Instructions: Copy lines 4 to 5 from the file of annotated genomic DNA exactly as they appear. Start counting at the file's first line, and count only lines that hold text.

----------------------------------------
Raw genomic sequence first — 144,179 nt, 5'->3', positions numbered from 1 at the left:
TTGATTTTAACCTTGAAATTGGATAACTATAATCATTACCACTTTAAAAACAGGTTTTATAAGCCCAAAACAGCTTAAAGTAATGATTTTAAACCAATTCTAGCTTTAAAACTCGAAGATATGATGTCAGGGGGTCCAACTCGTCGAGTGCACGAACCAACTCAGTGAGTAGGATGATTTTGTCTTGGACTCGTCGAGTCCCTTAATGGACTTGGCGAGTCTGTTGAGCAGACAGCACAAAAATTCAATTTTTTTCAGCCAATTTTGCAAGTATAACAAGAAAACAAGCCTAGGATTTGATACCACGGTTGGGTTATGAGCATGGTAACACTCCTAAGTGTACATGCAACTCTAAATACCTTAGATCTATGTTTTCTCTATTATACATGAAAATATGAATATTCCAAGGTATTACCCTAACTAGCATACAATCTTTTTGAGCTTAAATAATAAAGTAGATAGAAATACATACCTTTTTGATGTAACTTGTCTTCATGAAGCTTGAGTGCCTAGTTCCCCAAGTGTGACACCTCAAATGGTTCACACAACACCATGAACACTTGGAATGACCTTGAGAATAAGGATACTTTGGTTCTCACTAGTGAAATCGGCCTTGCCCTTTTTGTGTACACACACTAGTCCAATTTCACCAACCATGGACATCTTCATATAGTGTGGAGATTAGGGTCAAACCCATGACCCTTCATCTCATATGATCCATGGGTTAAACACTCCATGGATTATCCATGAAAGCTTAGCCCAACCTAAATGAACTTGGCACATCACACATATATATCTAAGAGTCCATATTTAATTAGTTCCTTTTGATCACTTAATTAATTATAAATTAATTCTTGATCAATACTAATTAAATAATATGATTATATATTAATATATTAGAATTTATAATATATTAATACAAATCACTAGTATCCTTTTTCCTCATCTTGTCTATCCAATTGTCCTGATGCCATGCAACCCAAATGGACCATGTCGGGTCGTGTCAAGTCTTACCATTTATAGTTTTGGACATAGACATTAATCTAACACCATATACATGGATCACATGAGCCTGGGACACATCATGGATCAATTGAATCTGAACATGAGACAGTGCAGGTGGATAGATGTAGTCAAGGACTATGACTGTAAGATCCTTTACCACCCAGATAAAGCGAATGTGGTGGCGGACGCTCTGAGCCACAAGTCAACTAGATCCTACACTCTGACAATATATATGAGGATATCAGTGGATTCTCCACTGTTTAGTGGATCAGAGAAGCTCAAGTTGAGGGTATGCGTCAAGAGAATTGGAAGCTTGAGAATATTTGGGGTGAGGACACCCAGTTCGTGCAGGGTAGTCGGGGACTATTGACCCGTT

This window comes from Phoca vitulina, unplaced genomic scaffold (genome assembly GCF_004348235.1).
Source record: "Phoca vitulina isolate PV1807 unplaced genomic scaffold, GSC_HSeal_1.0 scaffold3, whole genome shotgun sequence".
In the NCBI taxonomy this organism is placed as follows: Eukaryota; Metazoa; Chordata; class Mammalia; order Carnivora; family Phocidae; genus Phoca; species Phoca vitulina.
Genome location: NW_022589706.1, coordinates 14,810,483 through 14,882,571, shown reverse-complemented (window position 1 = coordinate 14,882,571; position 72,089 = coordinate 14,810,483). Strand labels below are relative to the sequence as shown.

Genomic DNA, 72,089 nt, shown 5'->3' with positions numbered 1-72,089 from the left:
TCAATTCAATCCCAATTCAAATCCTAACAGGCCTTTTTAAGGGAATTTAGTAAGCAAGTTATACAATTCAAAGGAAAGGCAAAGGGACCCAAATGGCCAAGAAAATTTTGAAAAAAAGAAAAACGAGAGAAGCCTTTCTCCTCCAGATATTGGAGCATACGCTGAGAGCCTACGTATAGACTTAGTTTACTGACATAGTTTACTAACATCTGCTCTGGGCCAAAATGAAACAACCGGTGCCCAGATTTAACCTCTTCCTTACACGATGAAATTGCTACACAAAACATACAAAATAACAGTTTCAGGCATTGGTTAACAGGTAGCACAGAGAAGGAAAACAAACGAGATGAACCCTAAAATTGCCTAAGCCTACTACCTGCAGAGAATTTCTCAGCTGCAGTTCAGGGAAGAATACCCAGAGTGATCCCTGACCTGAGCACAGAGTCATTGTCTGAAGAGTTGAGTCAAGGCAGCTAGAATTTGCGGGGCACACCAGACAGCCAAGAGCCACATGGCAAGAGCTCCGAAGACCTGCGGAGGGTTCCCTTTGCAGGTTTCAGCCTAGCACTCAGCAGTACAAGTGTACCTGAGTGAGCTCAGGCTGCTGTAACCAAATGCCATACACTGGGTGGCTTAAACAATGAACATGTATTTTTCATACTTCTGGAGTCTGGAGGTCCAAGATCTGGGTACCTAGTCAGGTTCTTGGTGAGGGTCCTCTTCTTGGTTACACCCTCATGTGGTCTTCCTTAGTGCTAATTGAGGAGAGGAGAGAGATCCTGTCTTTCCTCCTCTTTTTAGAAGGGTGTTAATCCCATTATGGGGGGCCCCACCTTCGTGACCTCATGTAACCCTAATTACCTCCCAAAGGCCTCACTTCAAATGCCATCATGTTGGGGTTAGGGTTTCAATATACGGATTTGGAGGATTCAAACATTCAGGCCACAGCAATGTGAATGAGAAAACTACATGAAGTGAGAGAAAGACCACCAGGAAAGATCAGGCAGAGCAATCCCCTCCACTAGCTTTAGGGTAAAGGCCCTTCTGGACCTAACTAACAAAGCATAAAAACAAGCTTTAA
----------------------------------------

Source record: "Phoca vitulina isolate PV1807 unplaced genomic scaffold, GSC_HSeal_1.0 scaffold3, whole genome shotgun sequence".
In the NCBI taxonomy this organism is placed as follows: Eukaryota; Metazoa; Chordata; class Mammalia; order Carnivora; family Phocidae; genus Phoca; species Phoca vitulina.